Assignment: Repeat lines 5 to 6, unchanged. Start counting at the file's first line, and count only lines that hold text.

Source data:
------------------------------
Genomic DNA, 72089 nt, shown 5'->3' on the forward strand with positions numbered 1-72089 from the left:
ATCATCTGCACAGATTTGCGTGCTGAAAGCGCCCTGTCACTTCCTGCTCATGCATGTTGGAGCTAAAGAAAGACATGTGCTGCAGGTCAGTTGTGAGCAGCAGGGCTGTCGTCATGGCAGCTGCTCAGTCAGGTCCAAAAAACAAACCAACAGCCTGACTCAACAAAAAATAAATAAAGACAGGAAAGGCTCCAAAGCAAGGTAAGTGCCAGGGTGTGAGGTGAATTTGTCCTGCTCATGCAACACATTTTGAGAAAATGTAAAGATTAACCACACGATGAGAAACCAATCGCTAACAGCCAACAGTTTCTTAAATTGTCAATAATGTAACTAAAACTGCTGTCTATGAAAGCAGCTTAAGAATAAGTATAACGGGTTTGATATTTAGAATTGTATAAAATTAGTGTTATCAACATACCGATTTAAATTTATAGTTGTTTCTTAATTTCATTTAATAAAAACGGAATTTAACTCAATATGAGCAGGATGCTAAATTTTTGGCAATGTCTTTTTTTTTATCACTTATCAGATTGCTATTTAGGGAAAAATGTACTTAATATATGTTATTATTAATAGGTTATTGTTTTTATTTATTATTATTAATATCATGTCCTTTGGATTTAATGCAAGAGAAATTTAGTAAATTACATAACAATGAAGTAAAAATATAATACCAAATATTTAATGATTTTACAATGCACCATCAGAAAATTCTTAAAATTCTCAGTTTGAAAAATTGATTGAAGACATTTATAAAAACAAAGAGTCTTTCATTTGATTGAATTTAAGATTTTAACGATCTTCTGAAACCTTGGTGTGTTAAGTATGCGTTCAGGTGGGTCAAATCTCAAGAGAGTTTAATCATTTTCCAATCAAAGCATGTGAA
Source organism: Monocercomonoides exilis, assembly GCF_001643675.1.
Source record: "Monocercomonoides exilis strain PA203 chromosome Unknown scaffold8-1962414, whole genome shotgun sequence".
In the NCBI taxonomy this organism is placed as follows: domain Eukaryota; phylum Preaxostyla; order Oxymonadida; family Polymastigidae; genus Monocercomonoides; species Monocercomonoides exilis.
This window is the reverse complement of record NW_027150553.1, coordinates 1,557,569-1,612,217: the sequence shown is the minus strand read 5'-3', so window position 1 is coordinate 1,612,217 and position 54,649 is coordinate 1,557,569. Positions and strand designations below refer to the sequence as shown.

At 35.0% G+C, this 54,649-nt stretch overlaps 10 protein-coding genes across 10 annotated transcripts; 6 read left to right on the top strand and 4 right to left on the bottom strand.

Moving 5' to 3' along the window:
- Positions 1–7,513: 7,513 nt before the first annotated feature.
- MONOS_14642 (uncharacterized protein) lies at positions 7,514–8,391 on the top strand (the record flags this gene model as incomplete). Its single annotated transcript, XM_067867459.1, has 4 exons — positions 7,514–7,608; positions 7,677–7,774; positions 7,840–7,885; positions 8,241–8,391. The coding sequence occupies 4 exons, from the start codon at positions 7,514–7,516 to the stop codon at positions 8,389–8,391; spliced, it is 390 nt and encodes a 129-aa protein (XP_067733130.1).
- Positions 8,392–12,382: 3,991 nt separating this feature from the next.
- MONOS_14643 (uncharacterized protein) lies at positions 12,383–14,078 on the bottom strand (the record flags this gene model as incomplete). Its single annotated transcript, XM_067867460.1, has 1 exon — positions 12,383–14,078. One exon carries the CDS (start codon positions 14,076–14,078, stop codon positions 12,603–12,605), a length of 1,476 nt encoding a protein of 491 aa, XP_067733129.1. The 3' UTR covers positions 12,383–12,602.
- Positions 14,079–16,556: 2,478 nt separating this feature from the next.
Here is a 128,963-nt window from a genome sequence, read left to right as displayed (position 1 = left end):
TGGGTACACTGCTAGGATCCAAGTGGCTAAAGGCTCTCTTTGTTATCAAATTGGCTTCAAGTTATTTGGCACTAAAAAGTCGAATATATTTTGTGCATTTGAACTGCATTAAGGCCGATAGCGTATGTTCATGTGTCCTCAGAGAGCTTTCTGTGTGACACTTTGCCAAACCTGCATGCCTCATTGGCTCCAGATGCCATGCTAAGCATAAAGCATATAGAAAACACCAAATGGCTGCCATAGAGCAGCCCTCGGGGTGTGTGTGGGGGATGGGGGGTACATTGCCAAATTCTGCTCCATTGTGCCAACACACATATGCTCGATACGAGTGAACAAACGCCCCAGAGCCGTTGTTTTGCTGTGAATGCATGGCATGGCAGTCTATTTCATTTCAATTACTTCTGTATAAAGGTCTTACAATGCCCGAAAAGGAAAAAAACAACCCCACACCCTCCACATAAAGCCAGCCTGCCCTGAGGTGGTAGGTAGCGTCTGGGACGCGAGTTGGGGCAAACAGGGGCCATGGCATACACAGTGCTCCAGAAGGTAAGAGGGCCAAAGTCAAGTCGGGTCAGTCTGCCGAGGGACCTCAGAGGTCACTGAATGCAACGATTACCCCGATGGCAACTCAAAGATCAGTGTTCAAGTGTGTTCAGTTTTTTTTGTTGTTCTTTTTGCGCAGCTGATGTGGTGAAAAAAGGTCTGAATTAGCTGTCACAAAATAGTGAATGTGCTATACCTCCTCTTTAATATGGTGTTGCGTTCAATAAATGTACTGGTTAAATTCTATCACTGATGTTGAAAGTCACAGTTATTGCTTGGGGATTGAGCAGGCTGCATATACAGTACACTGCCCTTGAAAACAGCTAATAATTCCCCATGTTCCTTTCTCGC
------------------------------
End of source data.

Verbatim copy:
In the NCBI taxonomy this organism is placed as follows: domain Eukaryota; phylum Preaxostyla; order Oxymonadida; family Polymastigidae; genus Monocercomonoides; species Monocercomonoides exilis.
This window is the reverse complement of record NW_027150553.1, coordinates 1,557,569-1,612,217: the sequence shown is the minus strand read 5'-3', so window position 1 is coordinate 1,612,217 and position 54,649 is coordinate 1,557,569. Positions and strand designations below refer to the sequence as shown.